Few players at the Triple-A level can look as good as Hanson can for a stretch of time, and then look the exact opposite for a similar stretch of time just a few weeks later. Coaches want to see more of the Hanson from May 2015 and April 2016.

“I saw him for a month last year and he was just on fire,” Indianapolis hitting coach Butch Wynegar said. “And this kid was a major league hitter. I mean, really good. Then all of a sudden he lost it.”

Wynegar puts some of Hanson’s problems onto the mental side of hitting. But he does point out Hanson’s young age for the level. Wynegar also feels that Hanson needs to make his swing shorter because his hands are good at the plate.

“Right now, it’s shortening that swing up and with him it’s the mental side of understanding what am I doing up here and what am I looking for,” Wynegar said. “It takes a while for some guys. [Hanson] is still young, still young mentally as a hitter. … the talent is there, we just have to get it in one package.”

One good aspect of the struggles Hanson has at times is he recognizes the problems himself. So, it’s just a matter of turning that recognition into solutions.

“At times I see pitches so well that I wants to hit it so hard that it actually gets me in trouble,” Hanson said through translator Miguel Perez. “That’s one thing I’m working on and fighting with. Part of the game is ups and downs. We’re going to continue to work hard to get back up there. That’s what I can control — work hard to get through this slump.”

Mistakes are going to happen with any player, especially one that is just 23 years old. The aggressive mistakes — such as trying to take an extra base — the team can live with in moderation. But it’s the mental mistakes — popping up a bunt or not knowing where outfielders are — that can test their patience. If Hanson can cut down those types of mistakes — and avoid trying to hit for power too often — he can become the elite talent many expect.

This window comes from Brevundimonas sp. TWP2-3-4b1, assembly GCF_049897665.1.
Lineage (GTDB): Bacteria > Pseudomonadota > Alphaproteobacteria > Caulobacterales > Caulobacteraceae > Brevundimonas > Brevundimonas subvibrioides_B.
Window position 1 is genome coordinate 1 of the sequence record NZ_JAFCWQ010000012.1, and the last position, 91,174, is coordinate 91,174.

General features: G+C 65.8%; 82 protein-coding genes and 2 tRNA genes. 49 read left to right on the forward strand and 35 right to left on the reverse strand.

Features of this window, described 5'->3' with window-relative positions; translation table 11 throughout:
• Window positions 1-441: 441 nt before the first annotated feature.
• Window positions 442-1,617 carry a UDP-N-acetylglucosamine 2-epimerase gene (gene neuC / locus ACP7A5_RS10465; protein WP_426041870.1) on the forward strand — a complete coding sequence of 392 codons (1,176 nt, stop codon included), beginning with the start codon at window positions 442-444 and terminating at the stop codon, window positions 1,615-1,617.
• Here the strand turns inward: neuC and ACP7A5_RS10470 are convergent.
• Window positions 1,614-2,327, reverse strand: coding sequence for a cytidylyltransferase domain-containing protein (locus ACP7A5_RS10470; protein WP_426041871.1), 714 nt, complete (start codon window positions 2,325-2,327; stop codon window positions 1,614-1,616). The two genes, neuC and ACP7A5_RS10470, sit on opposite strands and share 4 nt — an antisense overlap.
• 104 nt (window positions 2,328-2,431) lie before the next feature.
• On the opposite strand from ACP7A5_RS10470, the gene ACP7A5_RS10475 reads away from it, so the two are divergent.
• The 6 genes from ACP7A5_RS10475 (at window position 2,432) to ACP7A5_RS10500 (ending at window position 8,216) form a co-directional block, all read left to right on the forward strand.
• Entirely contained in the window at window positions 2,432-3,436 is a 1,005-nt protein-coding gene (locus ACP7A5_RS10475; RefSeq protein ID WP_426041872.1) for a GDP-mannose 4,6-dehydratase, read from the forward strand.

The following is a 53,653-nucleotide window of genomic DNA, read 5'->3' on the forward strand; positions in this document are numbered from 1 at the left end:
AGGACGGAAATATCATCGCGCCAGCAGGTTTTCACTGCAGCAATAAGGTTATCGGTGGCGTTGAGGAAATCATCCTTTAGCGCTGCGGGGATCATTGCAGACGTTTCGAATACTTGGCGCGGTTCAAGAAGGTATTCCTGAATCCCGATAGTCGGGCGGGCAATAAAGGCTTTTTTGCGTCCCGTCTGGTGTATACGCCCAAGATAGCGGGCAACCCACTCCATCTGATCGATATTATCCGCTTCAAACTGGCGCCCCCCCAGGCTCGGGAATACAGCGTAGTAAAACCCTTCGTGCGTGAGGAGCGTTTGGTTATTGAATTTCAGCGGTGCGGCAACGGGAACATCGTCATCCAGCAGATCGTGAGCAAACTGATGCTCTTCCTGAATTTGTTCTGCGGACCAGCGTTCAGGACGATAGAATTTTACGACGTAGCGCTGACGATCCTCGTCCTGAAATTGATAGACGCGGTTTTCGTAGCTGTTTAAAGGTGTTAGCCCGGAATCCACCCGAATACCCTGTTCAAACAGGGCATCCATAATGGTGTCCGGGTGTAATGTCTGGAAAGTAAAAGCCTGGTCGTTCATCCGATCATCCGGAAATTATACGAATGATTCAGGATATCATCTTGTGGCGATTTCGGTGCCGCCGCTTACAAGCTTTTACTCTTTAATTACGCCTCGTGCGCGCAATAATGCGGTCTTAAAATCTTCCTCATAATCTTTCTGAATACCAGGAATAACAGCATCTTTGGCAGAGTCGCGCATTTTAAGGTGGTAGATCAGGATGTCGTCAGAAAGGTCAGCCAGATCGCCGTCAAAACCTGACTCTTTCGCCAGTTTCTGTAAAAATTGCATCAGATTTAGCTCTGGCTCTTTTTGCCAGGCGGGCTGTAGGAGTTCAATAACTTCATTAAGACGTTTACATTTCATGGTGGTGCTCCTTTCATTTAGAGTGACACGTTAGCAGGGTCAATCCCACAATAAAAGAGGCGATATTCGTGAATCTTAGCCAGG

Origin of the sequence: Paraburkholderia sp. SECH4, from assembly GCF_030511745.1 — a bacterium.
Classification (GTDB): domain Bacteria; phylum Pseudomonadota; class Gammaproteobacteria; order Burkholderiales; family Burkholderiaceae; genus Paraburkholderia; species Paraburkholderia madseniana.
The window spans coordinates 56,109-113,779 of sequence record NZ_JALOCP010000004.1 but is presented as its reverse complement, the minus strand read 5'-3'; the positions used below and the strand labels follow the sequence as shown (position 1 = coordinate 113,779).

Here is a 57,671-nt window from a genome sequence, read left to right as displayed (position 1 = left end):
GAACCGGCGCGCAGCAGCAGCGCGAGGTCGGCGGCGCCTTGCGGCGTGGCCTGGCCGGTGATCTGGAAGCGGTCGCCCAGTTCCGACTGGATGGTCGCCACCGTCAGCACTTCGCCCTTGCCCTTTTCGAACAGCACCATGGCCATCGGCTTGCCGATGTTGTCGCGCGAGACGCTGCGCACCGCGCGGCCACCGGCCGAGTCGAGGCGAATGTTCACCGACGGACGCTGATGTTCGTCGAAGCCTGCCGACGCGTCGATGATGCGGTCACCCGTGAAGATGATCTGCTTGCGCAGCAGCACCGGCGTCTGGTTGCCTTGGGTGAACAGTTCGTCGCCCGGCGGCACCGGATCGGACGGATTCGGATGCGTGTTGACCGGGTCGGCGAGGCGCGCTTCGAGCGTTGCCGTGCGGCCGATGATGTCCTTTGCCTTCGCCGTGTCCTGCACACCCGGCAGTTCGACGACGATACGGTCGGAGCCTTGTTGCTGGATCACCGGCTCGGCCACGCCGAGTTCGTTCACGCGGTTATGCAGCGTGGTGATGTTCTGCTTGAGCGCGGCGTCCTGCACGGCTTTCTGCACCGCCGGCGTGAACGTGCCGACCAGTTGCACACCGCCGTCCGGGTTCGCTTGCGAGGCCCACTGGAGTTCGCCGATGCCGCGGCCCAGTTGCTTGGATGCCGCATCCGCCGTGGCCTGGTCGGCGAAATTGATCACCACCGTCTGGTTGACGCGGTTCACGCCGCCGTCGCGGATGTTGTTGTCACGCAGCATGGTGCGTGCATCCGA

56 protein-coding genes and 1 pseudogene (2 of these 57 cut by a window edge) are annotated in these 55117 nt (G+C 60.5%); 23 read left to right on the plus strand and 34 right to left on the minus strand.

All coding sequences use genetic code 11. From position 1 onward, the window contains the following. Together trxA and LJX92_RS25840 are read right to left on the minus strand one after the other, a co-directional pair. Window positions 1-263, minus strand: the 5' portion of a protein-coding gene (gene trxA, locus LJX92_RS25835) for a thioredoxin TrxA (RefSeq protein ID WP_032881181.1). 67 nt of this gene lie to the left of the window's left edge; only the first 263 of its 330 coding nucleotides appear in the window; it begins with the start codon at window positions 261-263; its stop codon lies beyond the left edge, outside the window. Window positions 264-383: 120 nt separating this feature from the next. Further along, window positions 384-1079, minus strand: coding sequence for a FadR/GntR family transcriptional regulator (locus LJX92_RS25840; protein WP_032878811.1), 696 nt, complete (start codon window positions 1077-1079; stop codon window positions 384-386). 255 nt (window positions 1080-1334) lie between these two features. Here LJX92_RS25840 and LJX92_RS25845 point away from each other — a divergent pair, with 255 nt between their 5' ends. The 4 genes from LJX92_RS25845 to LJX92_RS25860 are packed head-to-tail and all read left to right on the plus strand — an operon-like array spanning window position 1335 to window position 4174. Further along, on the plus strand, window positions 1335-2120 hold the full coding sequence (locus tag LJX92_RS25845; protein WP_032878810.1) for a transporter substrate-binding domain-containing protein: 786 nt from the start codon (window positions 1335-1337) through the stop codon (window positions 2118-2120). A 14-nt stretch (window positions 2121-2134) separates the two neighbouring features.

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21 COMMENTS

  1. Another possibility for Hanson’s slow progress to the majors that this article fails to mention is the possibility that Hanson doesn’t respond as effectively to the “Pirates way” as some other players. I’ve seen players like him turn around quickly and dramatically when traded to another team with another coaching style. Maybe it’s time to give the kid a chance by trading him to another team.

  2. Guys has to feel a bit hopeless or frustrated. Looking at the major league club there is no room for him….

  3. Reminds me prospect wise of Gary Sanchez from Yanks been around for long time, but he is still young enough to turn it around next year.

  4. Hanson is still quite young for this level, even though it seems like he’s been around forever. I think leaving him in triple A for 2016 can only help him get better. If there is an opening on the Pirates and he is playing winning baseball at the time, I’m sure he’ll be brought up. The circumstances just haven’t lined up for him yet. In the meantime, continuing to learn in Triple A will do him good.

    Cutch toiled a long time in Triple A but then he exceeded all expectations once he had a decent sampling of major league games under his belt.